Liberty Fund was founded in 1960 by Pierre F. Goodrich, an Indianapolis lawyer and businessman, to the end that some hopeful contribution may be made to the preservation, restoration, and development of individual liberty through investigation, research, and educational activity.
Great books are the repository of knowledge and experience. Liberty Fund seeks to preserve the wisdom and learning of the ages and to strengthen our understanding and appreciation of individual liberty and responsibility.
For over four decades, Liberty Fund has made available some of the finest books in history, politics, philosophy, law, education, and economics—books of enduring value that have helped to shape ideas and events in man’s quest for liberty, order, and justice.
Anthony de Jasay is arguably one of the most influential independent thinkers and libertarian political philosophers of our time. Through his writings, he challenges the reigning paradigms justifying modern democratic government, providing an antidote to the well-intentioned yet, in Jasay’s opinion, naive expansion of state power furthered by much of modern thought today.
These resources are designed to further Liberty Fund’s educational activities. They include classic works in the tradition of limited government, as well as lively current discussions of how classical-liberal principles apply in today’s world.
Ryan Hanley's Our Great Purpose gives the reader a taste of the depths of Smith’s thought as well as his words in an inviting style.
How the novels of Neal Stephenson illuminate the present and the future.
Economist Susan Houseman of the Upjohn Institute for Employment Research talks about the manufacturing sector with EconTalk host Russ Roberts. Houseman argues that the data surrounding both manufacturing output and employment have been misunderstood and misinterpreted. In particular, she argues that conclusions about the growth of manufacturing are driven overwhelmingly by computer production while the […]
In the 2018 midterms, my congressional district in southern Orange County elected a Democrat named Katie Porter. Although she is quite progressive, she strongly opposes the new cap on deductions state and local taxes (SALT). Southern Orange County is mostly upper middle class, and this tax change hits our area harder than many other parts of the US.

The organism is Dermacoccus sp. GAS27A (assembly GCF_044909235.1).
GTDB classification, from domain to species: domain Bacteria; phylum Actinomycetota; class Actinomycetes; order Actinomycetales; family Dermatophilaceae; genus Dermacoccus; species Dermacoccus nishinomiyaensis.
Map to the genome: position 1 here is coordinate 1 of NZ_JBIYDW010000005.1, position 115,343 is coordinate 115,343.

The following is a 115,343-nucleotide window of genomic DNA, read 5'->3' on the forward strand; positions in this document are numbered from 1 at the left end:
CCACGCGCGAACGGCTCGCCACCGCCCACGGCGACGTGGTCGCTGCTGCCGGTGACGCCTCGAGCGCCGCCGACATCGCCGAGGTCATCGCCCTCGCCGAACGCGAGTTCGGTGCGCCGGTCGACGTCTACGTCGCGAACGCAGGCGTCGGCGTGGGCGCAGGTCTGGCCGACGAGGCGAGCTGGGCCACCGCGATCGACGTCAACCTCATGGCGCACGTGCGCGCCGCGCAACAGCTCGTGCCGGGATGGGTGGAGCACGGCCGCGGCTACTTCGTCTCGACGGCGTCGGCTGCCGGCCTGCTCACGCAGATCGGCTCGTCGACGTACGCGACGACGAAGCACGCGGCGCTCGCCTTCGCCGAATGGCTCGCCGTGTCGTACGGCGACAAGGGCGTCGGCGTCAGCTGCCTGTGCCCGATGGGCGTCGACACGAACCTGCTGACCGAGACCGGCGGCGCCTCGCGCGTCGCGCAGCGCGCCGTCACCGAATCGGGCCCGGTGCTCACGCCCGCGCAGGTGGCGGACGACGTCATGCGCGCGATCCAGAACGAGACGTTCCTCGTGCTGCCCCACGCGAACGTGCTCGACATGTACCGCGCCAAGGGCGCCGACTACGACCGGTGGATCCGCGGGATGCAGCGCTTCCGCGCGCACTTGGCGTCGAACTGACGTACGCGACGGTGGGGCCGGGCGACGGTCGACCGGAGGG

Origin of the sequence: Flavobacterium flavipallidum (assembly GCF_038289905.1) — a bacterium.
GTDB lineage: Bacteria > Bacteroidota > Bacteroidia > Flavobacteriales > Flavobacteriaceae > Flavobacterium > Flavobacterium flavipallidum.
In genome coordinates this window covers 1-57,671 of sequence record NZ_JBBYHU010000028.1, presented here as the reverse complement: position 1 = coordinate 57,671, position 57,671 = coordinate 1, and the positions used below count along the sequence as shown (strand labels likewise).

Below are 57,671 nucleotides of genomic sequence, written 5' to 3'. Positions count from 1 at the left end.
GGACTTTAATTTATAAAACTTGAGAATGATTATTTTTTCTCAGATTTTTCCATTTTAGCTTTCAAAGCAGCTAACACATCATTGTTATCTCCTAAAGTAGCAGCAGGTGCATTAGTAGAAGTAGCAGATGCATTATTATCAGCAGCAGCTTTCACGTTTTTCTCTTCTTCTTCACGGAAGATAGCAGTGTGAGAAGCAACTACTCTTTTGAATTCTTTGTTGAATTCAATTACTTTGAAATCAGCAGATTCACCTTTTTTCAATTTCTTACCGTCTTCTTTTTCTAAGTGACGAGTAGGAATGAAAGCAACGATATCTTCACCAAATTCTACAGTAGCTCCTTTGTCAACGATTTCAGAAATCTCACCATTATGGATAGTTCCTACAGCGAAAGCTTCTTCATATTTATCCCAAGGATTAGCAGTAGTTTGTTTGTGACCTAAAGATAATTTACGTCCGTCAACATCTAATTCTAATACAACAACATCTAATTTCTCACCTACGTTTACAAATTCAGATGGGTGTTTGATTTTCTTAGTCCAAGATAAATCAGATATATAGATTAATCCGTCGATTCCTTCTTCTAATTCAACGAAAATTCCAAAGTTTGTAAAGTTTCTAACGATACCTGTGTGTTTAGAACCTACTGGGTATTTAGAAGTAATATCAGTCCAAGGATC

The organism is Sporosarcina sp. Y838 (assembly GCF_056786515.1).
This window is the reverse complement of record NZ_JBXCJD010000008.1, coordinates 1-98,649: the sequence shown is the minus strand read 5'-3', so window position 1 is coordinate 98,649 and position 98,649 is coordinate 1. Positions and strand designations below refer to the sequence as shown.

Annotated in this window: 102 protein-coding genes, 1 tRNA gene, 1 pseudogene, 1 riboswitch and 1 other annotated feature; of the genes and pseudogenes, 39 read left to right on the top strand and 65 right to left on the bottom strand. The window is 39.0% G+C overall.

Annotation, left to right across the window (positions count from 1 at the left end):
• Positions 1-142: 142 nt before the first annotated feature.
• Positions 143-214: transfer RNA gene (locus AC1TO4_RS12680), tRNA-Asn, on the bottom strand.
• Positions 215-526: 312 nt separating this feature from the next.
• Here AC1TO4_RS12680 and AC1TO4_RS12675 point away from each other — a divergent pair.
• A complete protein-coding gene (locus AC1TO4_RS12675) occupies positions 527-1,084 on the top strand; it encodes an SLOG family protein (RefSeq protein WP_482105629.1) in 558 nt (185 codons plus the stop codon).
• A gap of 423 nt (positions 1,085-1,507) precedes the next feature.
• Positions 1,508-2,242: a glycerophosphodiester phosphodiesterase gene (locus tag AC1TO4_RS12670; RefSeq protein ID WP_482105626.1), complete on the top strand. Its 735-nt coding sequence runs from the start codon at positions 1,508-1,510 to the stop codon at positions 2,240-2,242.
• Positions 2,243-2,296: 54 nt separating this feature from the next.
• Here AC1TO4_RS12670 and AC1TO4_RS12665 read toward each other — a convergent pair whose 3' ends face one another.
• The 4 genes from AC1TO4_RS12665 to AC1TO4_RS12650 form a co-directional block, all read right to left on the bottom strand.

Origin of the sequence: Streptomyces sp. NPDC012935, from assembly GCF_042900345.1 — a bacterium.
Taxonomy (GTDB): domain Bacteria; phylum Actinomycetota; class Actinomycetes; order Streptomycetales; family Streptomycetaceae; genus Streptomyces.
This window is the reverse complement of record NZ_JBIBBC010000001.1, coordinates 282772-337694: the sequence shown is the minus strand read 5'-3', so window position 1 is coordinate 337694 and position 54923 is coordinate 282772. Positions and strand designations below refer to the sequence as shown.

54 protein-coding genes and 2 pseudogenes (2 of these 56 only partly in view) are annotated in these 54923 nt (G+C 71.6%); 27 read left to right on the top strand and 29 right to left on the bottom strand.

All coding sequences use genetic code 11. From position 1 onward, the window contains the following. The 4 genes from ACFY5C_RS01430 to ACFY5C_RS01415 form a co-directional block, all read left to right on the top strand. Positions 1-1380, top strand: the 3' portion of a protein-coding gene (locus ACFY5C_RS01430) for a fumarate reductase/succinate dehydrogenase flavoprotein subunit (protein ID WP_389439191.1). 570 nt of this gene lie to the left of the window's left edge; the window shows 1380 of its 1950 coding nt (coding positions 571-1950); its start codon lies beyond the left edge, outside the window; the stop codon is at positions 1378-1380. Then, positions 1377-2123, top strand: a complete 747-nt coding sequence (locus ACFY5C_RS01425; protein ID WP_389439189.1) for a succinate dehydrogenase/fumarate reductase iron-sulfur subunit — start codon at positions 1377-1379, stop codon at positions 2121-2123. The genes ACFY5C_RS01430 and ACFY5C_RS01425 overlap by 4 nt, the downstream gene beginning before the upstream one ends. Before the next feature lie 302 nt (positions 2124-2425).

Nonetheless, the cap on SALT deductions is a progressive provision in the tax code, with the higher tax burden falling overwhelmingly on the top quintile. It also makes the tax code more efficient. As an aside, this was part of a GOP bill that also cut tax rates for affluent taxpayers. So the net effect of the tax bill was probably positive for my district. It was certainly positive for me, and I’m a fairly typical resident.
At the national level, the Democrats are moving in a “soak the rich” direction, with both Sanders and (frontrunner) Warren proposing wealth taxes for the rich. But how do the blue states feel about these ideas?
Goldwater believed in individuals. Johnson thought in electoral blocs. Goldwater swore by the Constitution, Johnson by the New Deal.
DEKORNFELD: But nothing would prepare him [James Massey] for what he would find in Von Ormy because all those classes were about building city government. And in Von Ormy, the sole goal seemed to be the opposite.
This is from “The Liberty City,” episode 945 of Planet Money, October 18, 2019.
The whole thing is interesting and, at times, hilarious.
How Von Ormy, Texas started as a city:
DEKORNFELD: Art [Martinez de Vara] told people, look; San Antonio is a growing metropolis. And in the near future, they are going to try to annex us, and that will come with big city taxation. And you know what it won’t come with? Representation.
FOUNTAIN: Or, Mayor Art says, we could see the writing on the wall and come together and do this our own way.
DEKORNFELD: He says people were into it. So he circulated a petition, brought it to a county judge, and the judge ordered an election.
In recovering tradition, how can the presuppositions of a believing culture apply to one bereft of belief?
Karl Marx and the close of his system, a criticism. Translated by Alice M. Macdonald with a Preface by James Bonar (London: T. Fisher Unwin, 1898).
The key is high saving.
Here’s an amazing story about a worker on Wall Street making 40,000 a year and saving 10,500 a year in a 401(k) for 12 years. By the end, he was a millionaire.
Sam Dogen went to extremes to save that much money in such a short time. And I don’t condone his stealing food from his employer, although that “theft” [he puts it in quotation marks and so I don’t know if it was really theft] saved him only a small amount of money.
But what I always take from such stories is that if you really start to focus on what you spend and make some careful decisions, you can save a lot. Let’s say, for example, that you really do want your own room and you split a one-bedroom with a friend, paying 1,300 a month (remember that this was in 2000) rather than splitting a studio and paying 900 a month, your annual saving would have been about 4,500. (I’m also taking into account the reduced tax advantage from saving less in a 401(k)).
Here’s my version of what Sam did. Living in high-tax New York state in 1975-76 and making 20,000 gross at the University of Rochester over 12 months, I saved 9,300.
The centennial of Prohibition is an opportunity to retrace our steps and consider afresh the limits of politics.
Originalism provides the surest way to access the Constitution's legal meaning and then to implement it over time.